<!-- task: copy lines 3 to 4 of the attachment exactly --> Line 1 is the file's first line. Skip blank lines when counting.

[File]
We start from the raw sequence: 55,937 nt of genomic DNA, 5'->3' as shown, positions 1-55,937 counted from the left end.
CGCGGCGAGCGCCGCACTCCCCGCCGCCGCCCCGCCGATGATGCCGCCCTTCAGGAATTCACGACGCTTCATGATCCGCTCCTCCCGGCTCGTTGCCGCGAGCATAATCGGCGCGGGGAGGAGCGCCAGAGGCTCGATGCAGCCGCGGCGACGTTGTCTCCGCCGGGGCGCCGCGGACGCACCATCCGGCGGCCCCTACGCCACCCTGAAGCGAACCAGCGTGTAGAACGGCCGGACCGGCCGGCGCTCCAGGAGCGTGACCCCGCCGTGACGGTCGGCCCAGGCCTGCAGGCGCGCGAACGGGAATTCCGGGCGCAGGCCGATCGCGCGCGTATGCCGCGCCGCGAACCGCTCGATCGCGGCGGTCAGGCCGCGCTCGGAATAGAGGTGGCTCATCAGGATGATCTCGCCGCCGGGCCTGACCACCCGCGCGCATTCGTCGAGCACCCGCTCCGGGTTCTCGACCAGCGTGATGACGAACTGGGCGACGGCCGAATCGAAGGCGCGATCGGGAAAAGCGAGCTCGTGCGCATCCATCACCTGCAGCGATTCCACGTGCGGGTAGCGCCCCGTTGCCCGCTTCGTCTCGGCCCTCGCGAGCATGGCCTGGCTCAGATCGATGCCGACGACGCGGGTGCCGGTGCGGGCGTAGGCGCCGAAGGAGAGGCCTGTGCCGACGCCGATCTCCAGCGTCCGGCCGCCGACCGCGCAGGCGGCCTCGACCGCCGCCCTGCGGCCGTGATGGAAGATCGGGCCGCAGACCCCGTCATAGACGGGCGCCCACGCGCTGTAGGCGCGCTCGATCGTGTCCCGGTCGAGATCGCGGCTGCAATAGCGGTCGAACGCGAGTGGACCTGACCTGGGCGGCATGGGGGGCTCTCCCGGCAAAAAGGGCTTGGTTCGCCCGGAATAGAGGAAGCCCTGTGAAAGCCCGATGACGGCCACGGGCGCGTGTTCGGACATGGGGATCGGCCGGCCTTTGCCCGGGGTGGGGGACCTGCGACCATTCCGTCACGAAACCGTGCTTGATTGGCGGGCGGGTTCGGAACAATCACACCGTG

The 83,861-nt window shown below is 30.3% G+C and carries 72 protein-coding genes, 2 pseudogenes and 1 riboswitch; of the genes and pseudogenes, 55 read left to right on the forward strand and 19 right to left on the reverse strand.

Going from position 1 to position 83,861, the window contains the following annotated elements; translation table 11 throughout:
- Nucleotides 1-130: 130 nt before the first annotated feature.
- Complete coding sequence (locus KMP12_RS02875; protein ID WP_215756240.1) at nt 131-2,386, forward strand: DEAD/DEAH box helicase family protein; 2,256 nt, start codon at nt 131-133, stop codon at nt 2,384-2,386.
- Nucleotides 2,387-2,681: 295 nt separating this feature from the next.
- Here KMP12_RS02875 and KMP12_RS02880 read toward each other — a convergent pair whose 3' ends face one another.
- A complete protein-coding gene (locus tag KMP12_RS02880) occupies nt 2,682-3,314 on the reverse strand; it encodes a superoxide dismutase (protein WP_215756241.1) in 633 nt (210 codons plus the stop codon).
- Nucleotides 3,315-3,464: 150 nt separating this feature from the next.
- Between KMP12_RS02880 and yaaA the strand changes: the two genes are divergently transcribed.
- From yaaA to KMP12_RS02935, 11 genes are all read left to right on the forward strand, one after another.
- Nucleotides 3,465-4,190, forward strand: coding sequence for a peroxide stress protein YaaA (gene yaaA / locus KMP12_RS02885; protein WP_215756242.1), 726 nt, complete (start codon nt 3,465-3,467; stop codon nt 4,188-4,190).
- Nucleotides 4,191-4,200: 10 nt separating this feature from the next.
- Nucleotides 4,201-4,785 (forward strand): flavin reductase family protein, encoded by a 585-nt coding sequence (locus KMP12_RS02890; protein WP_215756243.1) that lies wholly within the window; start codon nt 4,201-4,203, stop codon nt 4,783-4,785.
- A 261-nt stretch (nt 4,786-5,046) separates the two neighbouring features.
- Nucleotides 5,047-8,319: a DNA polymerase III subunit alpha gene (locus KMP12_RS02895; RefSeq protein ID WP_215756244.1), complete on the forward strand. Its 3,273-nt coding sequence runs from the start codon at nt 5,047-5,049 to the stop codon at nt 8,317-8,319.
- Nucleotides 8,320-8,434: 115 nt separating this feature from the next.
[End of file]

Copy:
The 83,861-nt window shown below is 30.3% G+C and carries 72 protein-coding genes, 2 pseudogenes and 1 riboswitch; of the genes and pseudogenes, 55 read left to right on the forward strand and 19 right to left on the reverse strand.

Going from position 1 to position 83,861, the window contains the following annotated elements; translation table 11 throughout: